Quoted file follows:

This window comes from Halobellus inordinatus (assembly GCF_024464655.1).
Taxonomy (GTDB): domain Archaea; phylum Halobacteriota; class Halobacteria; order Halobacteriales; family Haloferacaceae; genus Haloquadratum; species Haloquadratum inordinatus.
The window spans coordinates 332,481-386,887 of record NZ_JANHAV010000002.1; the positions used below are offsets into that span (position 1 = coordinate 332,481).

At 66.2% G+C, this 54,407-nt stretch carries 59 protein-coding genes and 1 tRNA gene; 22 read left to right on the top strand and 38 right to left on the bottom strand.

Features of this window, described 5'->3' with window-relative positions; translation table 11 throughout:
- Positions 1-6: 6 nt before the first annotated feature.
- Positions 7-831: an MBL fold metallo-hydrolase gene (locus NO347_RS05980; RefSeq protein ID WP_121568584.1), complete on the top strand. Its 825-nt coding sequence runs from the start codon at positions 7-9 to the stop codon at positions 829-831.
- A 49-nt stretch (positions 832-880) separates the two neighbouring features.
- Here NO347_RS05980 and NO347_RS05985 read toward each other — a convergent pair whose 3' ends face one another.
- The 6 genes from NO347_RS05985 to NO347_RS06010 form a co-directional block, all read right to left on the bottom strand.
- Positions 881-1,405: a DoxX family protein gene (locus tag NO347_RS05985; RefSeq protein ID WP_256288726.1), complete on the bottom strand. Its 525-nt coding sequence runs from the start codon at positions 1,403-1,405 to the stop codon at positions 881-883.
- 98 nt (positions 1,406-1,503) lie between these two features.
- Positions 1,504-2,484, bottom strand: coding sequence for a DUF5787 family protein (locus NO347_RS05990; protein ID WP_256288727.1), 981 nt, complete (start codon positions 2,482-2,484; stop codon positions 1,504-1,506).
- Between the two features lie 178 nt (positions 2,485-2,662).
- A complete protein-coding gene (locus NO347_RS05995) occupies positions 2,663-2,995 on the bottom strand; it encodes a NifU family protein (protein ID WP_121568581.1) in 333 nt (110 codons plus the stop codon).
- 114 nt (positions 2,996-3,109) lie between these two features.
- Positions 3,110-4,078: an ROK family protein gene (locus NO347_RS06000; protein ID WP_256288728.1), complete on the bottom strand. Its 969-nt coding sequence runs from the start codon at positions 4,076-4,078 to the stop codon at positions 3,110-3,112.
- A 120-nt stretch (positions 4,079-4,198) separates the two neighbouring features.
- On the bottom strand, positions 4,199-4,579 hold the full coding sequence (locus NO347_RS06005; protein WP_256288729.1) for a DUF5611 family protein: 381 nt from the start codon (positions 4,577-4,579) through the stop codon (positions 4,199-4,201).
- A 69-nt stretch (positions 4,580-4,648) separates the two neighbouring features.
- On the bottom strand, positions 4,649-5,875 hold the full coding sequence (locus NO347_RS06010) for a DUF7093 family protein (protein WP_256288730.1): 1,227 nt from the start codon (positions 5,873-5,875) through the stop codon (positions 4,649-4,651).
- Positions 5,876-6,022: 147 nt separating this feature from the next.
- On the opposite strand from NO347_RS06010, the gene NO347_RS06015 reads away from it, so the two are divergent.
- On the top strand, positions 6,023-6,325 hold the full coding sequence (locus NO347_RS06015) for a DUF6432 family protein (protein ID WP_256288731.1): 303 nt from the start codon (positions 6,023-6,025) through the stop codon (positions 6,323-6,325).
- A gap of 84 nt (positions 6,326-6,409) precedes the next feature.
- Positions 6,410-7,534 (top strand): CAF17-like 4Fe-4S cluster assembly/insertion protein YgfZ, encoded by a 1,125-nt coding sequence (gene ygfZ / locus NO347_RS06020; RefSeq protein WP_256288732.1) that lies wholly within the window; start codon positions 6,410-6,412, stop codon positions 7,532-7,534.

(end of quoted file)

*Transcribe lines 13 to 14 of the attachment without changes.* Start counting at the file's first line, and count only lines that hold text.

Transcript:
- Positions 1,504-2,484, bottom strand: coding sequence for a DUF5787 family protein (locus NO347_RS05990; protein ID WP_256288727.1), 981 nt, complete (start codon positions 2,482-2,484; stop codon positions 1,504-1,506).
- Between the two features lie 178 nt (positions 2,485-2,662).